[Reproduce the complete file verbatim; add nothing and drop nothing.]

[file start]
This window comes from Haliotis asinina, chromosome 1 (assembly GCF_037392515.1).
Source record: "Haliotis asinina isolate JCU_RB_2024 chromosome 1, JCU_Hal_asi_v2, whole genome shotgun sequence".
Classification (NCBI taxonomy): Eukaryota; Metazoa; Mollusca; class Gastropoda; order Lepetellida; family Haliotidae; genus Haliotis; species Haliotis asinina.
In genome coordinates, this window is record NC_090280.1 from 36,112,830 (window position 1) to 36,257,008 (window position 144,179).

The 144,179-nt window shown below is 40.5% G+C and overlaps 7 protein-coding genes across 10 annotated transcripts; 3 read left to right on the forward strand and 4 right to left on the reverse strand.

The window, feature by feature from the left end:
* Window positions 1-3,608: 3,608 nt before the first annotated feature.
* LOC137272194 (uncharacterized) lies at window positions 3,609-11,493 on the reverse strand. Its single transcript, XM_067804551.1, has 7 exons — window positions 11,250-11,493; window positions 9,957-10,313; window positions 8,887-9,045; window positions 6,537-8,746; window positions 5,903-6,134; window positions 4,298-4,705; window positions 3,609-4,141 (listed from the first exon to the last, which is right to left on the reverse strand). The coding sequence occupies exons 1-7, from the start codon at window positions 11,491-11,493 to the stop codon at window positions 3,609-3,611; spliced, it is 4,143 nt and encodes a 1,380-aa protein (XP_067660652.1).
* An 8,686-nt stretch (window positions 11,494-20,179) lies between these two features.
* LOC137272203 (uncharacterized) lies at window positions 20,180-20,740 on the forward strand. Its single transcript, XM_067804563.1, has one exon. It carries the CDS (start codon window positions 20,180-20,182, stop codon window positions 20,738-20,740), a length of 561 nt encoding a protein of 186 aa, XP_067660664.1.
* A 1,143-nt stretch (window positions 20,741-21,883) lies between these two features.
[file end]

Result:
This window comes from Haliotis asinina, chromosome 1 (assembly GCF_037392515.1).
Source record: "Haliotis asinina isolate JCU_RB_2024 chromosome 1, JCU_Hal_asi_v2, whole genome shotgun sequence".
Classification (NCBI taxonomy): Eukaryota; Metazoa; Mollusca; class Gastropoda; order Lepetellida; family Haliotidae; genus Haliotis; species Haliotis asinina.
In genome coordinates, this window is record NC_090280.1 from 36,112,830 (window position 1) to 36,257,008 (window position 144,179).

The 144,179-nt window shown below is 40.5% G+C and overlaps 7 protein-coding genes across 10 annotated transcripts; 3 read left to right on the forward strand and 4 right to left on the reverse strand.

The window, feature by feature from the left end:
* Window positions 1-3,608: 3,608 nt before the first annotated feature.
* LOC137272194 (uncharacterized) lies at window positions 3,609-11,493 on the reverse strand. Its single transcript, XM_067804551.1, has 7 exons — window positions 11,250-11,493; window positions 9,957-10,313; window positions 8,887-9,045; window positions 6,537-8,746; window positions 5,903-6,134; window positions 4,298-4,705; window positions 3,609-4,141 (listed from the first exon to the last, which is right to left on the reverse strand). The coding sequence occupies exons 1-7, from the start codon at window positions 11,491-11,493 to the stop codon at window positions 3,609-3,611; spliced, it is 4,143 nt and encodes a 1,380-aa protein (XP_067660652.1).
* An 8,686-nt stretch (window positions 11,494-20,179) lies between these two features.
* LOC137272203 (uncharacterized) lies at window positions 20,180-20,740 on the forward strand. Its single transcript, XM_067804563.1, has one exon. It carries the CDS (start codon window positions 20,180-20,182, stop codon window positions 20,738-20,740), a length of 561 nt encoding a protein of 186 aa, XP_067660664.1.
* A 1,143-nt stretch (window positions 20,741-21,883) lies between these two features.